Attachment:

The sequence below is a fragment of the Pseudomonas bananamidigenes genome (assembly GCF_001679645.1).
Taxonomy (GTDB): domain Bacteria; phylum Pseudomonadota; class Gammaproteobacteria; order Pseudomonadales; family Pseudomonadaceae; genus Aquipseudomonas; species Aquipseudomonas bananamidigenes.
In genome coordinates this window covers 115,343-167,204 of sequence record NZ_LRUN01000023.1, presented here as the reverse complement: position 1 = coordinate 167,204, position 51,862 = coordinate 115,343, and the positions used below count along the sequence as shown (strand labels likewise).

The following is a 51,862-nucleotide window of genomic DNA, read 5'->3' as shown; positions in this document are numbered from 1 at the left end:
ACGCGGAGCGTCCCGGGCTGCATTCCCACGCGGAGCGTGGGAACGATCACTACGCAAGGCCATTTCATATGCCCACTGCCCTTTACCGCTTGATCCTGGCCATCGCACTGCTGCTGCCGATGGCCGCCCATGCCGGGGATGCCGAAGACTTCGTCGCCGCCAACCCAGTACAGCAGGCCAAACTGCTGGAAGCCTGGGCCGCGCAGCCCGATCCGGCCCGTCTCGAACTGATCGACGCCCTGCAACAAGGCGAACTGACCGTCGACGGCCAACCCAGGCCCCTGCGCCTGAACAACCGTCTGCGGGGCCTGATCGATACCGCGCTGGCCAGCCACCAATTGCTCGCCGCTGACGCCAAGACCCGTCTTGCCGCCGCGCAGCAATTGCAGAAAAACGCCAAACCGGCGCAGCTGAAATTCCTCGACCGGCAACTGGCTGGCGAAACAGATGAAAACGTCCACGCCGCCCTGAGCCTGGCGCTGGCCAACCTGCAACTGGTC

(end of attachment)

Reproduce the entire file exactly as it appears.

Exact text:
The sequence below is a fragment of the Pseudomonas bananamidigenes genome (assembly GCF_001679645.1).
Taxonomy (GTDB): domain Bacteria; phylum Pseudomonadota; class Gammaproteobacteria; order Pseudomonadales; family Pseudomonadaceae; genus Aquipseudomonas; species Aquipseudomonas bananamidigenes.
In genome coordinates this window covers 115,343-167,204 of sequence record NZ_LRUN01000023.1, presented here as the reverse complement: position 1 = coordinate 167,204, position 51,862 = coordinate 115,343, and the positions used below count along the sequence as shown (strand labels likewise).

The following is a 51,862-nucleotide window of genomic DNA, read 5'->3' as shown; positions in this document are numbered from 1 at the left end:
ACGCGGAGCGTCCCGGGCTGCATTCCCACGCGGAGCGTGGGAACGATCACTACGCAAGGCCATTTCATATGCCCACTGCCCTTTACCGCTTGATCCTGGCCATCGCACTGCTGCTGCCGATGGCCGCCCATGCCGGGGATGCCGAAGACTTCGTCGCCGCCAACCCAGTACAGCAGGCCAAACTGCTGGAAGCCTGGGCCGCGCAGCCCGATCCGGCCCGTCTCGAACTGATCGACGCCCTGCAACAAGGCGAACTGACCGTCGACGGCCAACCCAGGCCCCTGCGCCTGAACAACCGTCTGCGGGGCCTGATCGATACCGCGCTGGCCAGCCACCAATTGCTCGCCGCTGACGCCAAGACCCGTCTTGCCGCCGCGCAGCAATTGCAGAAAAACGCCAAACCGGCGCAGCTGAAATTCCTCGACCGGCAACTGGCTGGCGAAACAGATGAAAACGTCCACGCCGCCCTGAGCCTGGCGCTGGCCAACCTGCAACTGGTC